The human immune system cells include B cells, T cells, plasma cells, neutrophils, and monocytes. T-cells (Thymus cells) appear in the bone marrow but complete their development in the thymus, a specialized organ of the immune system in the chest.

T-cell therapy is a type of treatment in which a patient’s T cells (a type of immune system cell) undergo modification in the laboratory to attack cancer cells. T cells are taken from a patient’s blood. Then the gene for a special receptor that binds to a certain protein on the patient’s cancer cells is added to the T cells in the laboratory. The special receptor is known as a chimeric antigen receptor (CAR). Large numbers of the CAR T cells are grown in the laboratory to infuse in the patient.

CAR T-cell therapy is useful to treat certain blood cancers. CAR T is beneficial to treat acute lymphocytic leukemia (ALL) in kids and young adults and certain types of adult non-Hodgkin’s lymphoma. If chemotherapy and stem cell transplants don’t work after at least two tries or cancer comes back after treatment, CAR T may be an option.

Cancer vaccines

A vaccine exposes the immune system to a foreign protein called an antigen which triggers the immune system to recognize and destroy the antigen. There are two types of cancer vaccines: prevention vaccines and treatment vaccines.

Bacillus Calmette-Guérin (BCG) uses weakened bacteria to stimulate the immune system; approved for early-stage bladder cancer.

Side effects of immunotherapy 

Immunotherapy may cause side effects when the immune system is undergoing revival to act against cancer.

Common side effects of Immunotherapy. 

  • Pain
  • Swelling
  • Soreness
  • Redness
  • Itchiness
  • Rash
  • Dry skin 
  • Blister

 Sometimes flu-like symptoms, which include:

  • Fever
  • Chills
  • Weakness
  • Dizziness
  • Nausea or vomiting
  • Muscle or joint aches
  • Fatigue
  • Headache
  • Trouble breathing
  • Low or high blood pressure
Other side effects might include:
  • Swelling and weight gain from retaining fluid
  • Heart palpitations
  • Sinus congestion
  • Diarrhea
  • Infection
  • Organ inflammation
Is immunotherapy right for you?

Not all patients are eligible for Immunotherapy. It depends on various factors, including the genetic makeup of the tumor cells, the cancer advancement, and response to previous treatments.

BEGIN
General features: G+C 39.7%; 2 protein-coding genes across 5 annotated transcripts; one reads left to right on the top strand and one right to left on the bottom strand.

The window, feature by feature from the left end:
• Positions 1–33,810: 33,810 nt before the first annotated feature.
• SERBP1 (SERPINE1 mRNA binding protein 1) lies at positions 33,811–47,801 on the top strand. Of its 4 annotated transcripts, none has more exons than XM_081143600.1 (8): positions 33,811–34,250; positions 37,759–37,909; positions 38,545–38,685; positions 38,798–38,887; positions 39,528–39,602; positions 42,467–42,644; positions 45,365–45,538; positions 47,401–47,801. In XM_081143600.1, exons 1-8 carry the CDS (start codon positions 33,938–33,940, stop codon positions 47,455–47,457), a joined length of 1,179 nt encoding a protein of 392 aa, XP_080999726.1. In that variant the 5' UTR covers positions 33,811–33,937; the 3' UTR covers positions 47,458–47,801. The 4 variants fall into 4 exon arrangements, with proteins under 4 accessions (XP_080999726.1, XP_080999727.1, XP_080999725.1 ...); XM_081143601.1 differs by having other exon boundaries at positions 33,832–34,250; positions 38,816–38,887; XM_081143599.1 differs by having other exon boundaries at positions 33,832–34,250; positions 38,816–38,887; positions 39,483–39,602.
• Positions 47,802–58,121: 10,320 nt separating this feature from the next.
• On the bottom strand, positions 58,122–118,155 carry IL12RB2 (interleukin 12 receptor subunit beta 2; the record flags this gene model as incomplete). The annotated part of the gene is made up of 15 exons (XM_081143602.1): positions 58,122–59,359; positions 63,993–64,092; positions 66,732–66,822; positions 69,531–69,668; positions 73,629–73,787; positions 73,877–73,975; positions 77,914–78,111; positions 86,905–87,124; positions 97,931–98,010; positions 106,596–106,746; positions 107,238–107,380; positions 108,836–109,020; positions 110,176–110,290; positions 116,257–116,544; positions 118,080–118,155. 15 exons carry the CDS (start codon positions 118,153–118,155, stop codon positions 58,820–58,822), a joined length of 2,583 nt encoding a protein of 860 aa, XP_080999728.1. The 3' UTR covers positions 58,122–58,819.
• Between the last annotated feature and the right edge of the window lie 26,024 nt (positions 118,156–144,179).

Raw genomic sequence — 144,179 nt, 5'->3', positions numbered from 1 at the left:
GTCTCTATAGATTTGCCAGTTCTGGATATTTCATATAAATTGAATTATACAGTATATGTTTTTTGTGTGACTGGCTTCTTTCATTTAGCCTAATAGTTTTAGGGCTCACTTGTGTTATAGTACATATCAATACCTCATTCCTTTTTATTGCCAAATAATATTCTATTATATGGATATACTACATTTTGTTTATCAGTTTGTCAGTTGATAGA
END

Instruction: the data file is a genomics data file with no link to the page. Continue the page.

You are an ideal candidate for Immunotherapy if:

  • Genomic testing reveals positive biomarkers for PD-L1 expression, high microsatellite instability, or high tumor mutational burden.
  • You have advanced cancer. 
  • You’ve exhausted the options for conventional treatment.
  • You have non-small cell lung cancer, especially metastatic or at an advanced stage. Studies show that patients with advanced non-small-cell lung cancer who respond to Immunotherapy can live longer.
Some immunotherapy success stories

Around 20 to 50 percent of patients treated with immunotherapy have a durable response to cancer shows this treatment’s potential.

In August 2015, 90-year-old 39th President of the US, Jimmy Carter, was diagnosed with melanoma that had spread to his liver and brain. His doctors used a new approach that combined radiation with immunotherapy. Radiation damages and kills cancer cells. Such cells attract the attention of immune cells. Jimmy Carter received pembrolizumab (KeytrudaⓇ), anti-PD-1 checkpoint immunotherapy, to support his immune system’s response and help it to completely eliminate cancer. Three months after Carter first began receiving immunotherapy, he found out that his tumors were gone. Success stories like Jimmy Carter’s cancer immunotherapy story reveal that immunotherapy can help older patients.